|King David's Harp (Abridged)
by John Wheeler
No historical personage comes more readily to mind than the biblical
King David when the word "harp" is mentioned. Yet the instrument,
kinnor, translated "harp" in the King James Version of the Bible,
was not a harp at all, but a lyre. The other stringed instrument
David played, nevel, translated "psaltery" by the KJV, was
likewise not a psaltery, and it may not have been a true harp either.
Lyre From Ancient Palestine
According to Josephus (1st century A.D.) the kinnor had ten
strings, the nevel twelve. The kinnor anciently had a
rectangular or trapezoidal soundbox and two curved arms of unequal length joined by a crossbar. It was played with the fingers or with a plectrum.
Nevel seems to mean "skin-bottle", perhaps because of its shape.
Because the strings enter the top of the soundbox, it is more of a
harp-lyre than the kinnor, whose strings stretch over a bridge on
the side of the box in a lyre-like way.
The kinnorot and nevelim (plural terms), with their light
framework and high tension strings, produced enough volume to compete
with rams' horns, trumpets, and cymbals, and were used in both
sacred and secular settings, accompanying choirs and soloists as well as song and dance.
Vocal melodies and instrumental accompaniment at that time were
commonly conducted using gestures of the hands and fingers. Apparently
the Hebrew Scriptures were sung to melodies conducted by a gestural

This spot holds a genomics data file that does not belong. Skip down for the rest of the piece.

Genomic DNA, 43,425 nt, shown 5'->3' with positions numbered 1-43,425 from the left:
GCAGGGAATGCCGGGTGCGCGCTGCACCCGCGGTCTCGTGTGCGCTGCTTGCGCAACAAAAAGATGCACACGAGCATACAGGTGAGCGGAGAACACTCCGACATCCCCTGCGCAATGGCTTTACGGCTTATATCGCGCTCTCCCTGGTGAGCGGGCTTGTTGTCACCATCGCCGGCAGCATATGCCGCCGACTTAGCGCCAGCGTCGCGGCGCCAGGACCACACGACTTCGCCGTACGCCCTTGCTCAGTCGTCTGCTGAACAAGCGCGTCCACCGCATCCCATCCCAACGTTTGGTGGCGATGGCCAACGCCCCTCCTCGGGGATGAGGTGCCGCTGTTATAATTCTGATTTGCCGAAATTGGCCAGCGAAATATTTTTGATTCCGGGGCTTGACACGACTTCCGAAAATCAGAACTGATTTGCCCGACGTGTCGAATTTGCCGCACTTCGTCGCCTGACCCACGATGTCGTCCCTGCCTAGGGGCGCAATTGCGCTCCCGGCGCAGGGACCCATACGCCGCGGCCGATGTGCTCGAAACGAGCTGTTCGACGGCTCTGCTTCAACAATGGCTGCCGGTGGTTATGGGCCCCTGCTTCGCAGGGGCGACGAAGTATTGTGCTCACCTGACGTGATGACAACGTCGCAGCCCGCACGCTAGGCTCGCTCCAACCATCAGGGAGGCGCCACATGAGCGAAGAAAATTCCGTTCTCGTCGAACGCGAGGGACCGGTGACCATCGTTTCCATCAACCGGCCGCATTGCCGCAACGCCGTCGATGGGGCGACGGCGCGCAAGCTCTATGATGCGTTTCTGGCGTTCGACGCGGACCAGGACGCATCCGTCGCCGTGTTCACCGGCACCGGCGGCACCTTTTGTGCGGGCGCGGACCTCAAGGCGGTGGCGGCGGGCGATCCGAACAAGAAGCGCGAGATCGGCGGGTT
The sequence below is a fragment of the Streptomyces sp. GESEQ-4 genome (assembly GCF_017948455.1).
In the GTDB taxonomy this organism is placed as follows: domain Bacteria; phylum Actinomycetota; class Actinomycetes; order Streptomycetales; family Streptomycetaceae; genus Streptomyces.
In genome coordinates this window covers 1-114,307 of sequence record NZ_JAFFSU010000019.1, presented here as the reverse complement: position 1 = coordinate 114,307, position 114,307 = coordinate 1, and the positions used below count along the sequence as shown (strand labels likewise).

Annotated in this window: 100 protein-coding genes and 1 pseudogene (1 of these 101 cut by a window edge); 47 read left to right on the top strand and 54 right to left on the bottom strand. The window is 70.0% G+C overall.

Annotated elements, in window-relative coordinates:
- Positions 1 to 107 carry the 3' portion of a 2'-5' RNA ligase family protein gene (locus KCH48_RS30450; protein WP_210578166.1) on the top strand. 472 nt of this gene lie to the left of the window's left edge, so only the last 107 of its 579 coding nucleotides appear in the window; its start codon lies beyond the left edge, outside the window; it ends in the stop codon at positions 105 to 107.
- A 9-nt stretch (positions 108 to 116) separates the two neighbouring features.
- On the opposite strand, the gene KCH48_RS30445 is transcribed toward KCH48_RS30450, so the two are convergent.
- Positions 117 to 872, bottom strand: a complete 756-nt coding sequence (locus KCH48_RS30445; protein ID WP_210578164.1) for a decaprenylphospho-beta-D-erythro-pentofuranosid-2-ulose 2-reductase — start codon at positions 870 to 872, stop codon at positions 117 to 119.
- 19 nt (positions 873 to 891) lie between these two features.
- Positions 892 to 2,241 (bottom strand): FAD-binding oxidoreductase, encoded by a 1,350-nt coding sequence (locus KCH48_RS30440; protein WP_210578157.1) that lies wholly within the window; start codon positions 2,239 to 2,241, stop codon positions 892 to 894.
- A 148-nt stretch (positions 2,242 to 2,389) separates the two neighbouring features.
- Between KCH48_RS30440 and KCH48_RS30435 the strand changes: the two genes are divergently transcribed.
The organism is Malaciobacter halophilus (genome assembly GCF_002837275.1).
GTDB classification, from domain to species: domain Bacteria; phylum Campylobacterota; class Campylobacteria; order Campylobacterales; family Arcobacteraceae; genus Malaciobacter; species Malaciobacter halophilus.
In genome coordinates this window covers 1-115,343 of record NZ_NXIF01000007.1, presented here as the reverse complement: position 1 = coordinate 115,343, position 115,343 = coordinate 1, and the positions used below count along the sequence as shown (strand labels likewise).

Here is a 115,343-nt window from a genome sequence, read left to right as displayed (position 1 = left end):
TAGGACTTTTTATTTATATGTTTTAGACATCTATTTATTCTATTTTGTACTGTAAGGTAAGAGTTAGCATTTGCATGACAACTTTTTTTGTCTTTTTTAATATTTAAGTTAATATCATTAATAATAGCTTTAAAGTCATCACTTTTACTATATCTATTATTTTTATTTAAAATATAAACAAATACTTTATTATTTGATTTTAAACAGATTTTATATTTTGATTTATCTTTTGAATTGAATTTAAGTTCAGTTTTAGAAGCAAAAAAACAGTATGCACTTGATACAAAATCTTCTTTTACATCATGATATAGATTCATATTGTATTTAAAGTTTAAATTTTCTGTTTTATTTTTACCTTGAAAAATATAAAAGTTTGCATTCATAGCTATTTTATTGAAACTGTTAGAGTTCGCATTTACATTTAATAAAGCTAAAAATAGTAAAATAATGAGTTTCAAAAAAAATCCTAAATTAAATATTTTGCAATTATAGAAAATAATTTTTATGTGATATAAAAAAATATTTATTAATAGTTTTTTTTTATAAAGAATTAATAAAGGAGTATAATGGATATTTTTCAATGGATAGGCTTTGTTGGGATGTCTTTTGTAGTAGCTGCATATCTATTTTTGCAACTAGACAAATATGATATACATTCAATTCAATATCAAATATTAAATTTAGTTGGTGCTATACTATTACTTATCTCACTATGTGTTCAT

system, for a transcription of such gestures is still found in the
Hebrew Masoretic Text. All scriptures, not just the Psalms and songs,
could in principle have been accompanied by kinnorot and
nevalim, for "Thy statutes have been my zemirot (songs
accompanied by plucked stringed instruments) in the house of my
pilgrimage" (Psalm 119:54, KJV). The vocal melodies preserved by the
biblical notation, then, would naturally have been accompanied by the
biblical stringed instruments, as tuned to compatible scales and modes
On the basis of the late Suzanne Haik-Vantoura's decipherment of the biblical
notation, I suggest that the kinnor and nevel may have been
tuned in the following basic scales, with (E) as the tonic of the basic
A B C D (E) F G A B C D E (nevel)
The instruments would have been tuned to the "Pythagorean"
temperament (that is, by a cycle of fourths and fifths), to
facilitate the production of accidentals within a given mode. Other
diatonic and diatonic-chromatic modes (the latter including intervals
of a step and a half between certain degrees, as in our modern "harmonic
minor" mode) would have been derived by simply raising the pitch of one
or more strings by a half step.
A B C D (E) F G A B C (kinnor)
David and others probably played single notes, simple intervals, and
arpeggiated chords to accompany the singing, as the vocal melodies
were very "transparent" as well as "harmonic" in their structure. When
they echoed from the walls of the chamber or courtyard where they were
performed, they produced clear intervals and even triads. Any more
complex accompaniment would clash with this effort, not underline it as
the Talmudists suggest was the norm.
While King David's "harp" does not match our current definition, a
triangular-shaped instrument, he did play its precursor, and it is
wonderful to imagine that the "harp" was such an integral part of all
sectors of life so many thousands of years ago!
Music of the
Bible Revealed - NPR's Morning Edition interview.
John Wheeler lectures on the music, and plays a scale on the harp.